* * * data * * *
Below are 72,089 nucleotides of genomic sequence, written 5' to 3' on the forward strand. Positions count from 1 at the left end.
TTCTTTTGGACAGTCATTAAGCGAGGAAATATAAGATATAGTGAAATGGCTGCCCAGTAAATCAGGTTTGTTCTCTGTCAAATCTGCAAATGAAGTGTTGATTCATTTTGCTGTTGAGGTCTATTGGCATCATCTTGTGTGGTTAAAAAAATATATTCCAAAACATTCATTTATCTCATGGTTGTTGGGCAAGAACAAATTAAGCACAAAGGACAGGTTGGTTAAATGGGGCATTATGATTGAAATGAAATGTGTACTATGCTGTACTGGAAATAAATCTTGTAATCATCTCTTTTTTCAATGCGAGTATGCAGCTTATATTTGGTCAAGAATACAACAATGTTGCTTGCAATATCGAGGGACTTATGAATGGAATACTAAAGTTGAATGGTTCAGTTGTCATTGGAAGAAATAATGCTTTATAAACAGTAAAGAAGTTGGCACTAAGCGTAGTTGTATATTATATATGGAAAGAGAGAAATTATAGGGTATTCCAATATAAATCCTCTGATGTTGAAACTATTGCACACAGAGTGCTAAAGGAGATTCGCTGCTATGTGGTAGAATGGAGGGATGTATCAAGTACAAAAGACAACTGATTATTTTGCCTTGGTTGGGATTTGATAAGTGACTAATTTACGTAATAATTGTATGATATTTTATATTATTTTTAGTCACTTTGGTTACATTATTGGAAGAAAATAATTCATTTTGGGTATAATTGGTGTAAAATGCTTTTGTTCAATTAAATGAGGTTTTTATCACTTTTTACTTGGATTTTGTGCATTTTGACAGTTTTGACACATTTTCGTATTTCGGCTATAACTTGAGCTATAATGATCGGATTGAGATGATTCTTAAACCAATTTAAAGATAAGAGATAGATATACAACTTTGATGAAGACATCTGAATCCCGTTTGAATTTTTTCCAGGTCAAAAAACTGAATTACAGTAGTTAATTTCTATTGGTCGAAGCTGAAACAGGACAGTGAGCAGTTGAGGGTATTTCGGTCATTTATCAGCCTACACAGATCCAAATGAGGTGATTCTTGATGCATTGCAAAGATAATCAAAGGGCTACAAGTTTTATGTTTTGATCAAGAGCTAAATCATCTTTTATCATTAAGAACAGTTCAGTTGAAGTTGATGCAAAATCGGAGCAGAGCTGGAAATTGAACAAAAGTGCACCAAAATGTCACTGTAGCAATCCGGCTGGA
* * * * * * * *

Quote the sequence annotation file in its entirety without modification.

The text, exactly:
Below are 72,089 nucleotides of genomic sequence, written 5' to 3' on the forward strand. Positions count from 1 at the left end.
TTCTTTTGGACAGTCATTAAGCGAGGAAATATAAGATATAGTGAAATGGCTGCCCAGTAAATCAGGTTTGTTCTCTGTCAAATCTGCAAATGAAGTGTTGATTCATTTTGCTGTTGAGGTCTATTGGCATCATCTTGTGTGGTTAAAAAAATATATTCCAAAACATTCATTTATCTCATGGTTGTTGGGCAAGAACAAATTAAGCACAAAGGACAGGTTGGTTAAATGGGGCATTATGATTGAAATGAAATGTGTACTATGCTGTACTGGAAATAAATCTTGTAATCATCTCTTTTTTCAATGCGAGTATGCAGCTTATATTTGGTCAAGAATACAACAATGTTGCTTGCAATATCGAGGGACTTATGAATGGAATACTAAAGTTGAATGGTTCAGTTGTCATTGGAAGAAATAATGCTTTATAAACAGTAAAGAAGTTGGCACTAAGCGTAGTTGTATATTATATATGGAAAGAGAGAAATTATAGGGTATTCCAATATAAATCCTCTGATGTTGAAACTATTGCACACAGAGTGCTAAAGGAGATTCGCTGCTATGTGGTAGAATGGAGGGATGTATCAAGTACAAAAGACAACTGATTATTTTGCCTTGGTTGGGATTTGATAAGTGACTAATTTACGTAATAATTGTATGATATTTTATATTATTTTTAGTCACTTTGGTTACATTATTGGAAGAAAATAATTCATTTTGGGTATAATTGGTGTAAAATGCTTTTGTTCAATTAAATGAGGTTTTTATCACTTTTTACTTGGATTTTGTGCATTTTGACAGTTTTGACACATTTTCGTATTTCGGCTATAACTTGAGCTATAATGATCGGATTGAGATGATTCTTAAACCAATTTAAAGATAAGAGATAGATATACAACTTTGATGAAGACATCTGAATCCCGTTTGAATTTTTTCCAGGTCAAAAAACTGAATTACAGTAGTTAATTTCTATTGGTCGAAGCTGAAACAGGACAGTGAGCAGTTGAGGGTATTTCGGTCATTTATCAGCCTACACAGATCCAAATGAGGTGATTCTTGATGCATTGCAAAGATAATCAAAGGGCTACAAGTTTTATGTTTTGATCAAGAGCTAAATCATCTTTTATCATTAAGAACAGTTCAGTTGAAGTTGATGCAAAATCGGAGCAGAGCTGGAAATTGAACAAAAGTGCACCAAAATGTCACTGTAGCAATCCGGCTGGA